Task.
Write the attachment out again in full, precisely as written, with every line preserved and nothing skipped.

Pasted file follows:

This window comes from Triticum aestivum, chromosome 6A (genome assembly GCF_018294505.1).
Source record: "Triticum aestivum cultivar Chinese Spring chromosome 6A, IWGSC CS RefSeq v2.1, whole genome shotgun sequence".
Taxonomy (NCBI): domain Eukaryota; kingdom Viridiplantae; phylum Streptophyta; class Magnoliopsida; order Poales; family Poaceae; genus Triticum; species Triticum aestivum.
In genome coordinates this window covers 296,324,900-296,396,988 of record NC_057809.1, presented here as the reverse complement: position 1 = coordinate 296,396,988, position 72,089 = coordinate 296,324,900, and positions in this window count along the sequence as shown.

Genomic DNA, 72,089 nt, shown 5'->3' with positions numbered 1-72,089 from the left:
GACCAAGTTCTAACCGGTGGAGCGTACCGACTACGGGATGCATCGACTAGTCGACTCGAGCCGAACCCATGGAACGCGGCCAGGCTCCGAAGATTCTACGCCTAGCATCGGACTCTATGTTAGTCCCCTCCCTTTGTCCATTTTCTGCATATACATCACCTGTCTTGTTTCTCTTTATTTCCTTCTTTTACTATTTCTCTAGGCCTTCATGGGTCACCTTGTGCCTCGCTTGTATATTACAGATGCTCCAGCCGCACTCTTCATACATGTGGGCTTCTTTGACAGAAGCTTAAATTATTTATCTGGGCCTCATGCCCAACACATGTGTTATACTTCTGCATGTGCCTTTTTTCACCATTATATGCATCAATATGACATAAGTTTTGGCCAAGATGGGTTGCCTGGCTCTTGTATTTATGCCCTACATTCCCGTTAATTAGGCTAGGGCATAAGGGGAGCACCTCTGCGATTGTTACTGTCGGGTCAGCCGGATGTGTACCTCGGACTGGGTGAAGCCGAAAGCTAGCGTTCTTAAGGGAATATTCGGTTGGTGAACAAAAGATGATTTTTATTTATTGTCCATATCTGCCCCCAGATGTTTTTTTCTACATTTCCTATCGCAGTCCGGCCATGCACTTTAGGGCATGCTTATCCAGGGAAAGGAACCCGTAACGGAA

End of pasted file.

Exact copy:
This window comes from Triticum aestivum, chromosome 6A (genome assembly GCF_018294505.1).
Source record: "Triticum aestivum cultivar Chinese Spring chromosome 6A, IWGSC CS RefSeq v2.1, whole genome shotgun sequence".
Taxonomy (NCBI): domain Eukaryota; kingdom Viridiplantae; phylum Streptophyta; class Magnoliopsida; order Poales; family Poaceae; genus Triticum; species Triticum aestivum.
In genome coordinates this window covers 296,324,900-296,396,988 of record NC_057809.1, presented here as the reverse complement: position 1 = coordinate 296,396,988, position 72,089 = coordinate 296,324,900, and positions in this window count along the sequence as shown.

Genomic DNA, 72,089 nt, shown 5'->3' with positions numbered 1-72,089 from the left:
GACCAAGTTCTAACCGGTGGAGCGTACCGACTACGGGATGCATCGACTAGTCGACTCGAGCCGAACCCATGGAACGCGGCCAGGCTCCGAAGATTCTACGCCTAGCATCGGACTCTATGTTAGTCCCCTCCCTTTGTCCATTTTCTGCATATACATCACCTGTCTTGTTTCTCTTTATTTCCTTCTTTTACTATTTCTCTAGGCCTTCATGGGTCACCTTGTGCCTCGCTTGTATATTACAGATGCTCCAGCCGCACTCTTCATACATGTGGGCTTCTTTGACAGAAGCTTAAATTATTTATCTGGGCCTCATGCCCAACACATGTGTTATACTTCTGCATGTGCCTTTTTTCACCATTATATGCATCAATATGACATAAGTTTTGGCCAAGATGGGTTGCCTGGCTCTTGTATTTATGCCCTACATTCCCGTTAATTAGGCTAGGGCATAAGGGGAGCACCTCTGCGATTGTTACTGTCGGGTCAGCCGGATGTGTACCTCGGACTGGGTGAAGCCGAAAGCTAGCGTTCTTAAGGGAATATTCGGTTGGTGAACAAAAGATGATTTTTATTTATTGTCCATATCTGCCCCCAGATGTTTTTTTCTACATTTCCTATCGCAGTCCGGCCATGCACTTTAGGGCATGCTTATCCAGGGAAAGGAACCCGTAACGGAA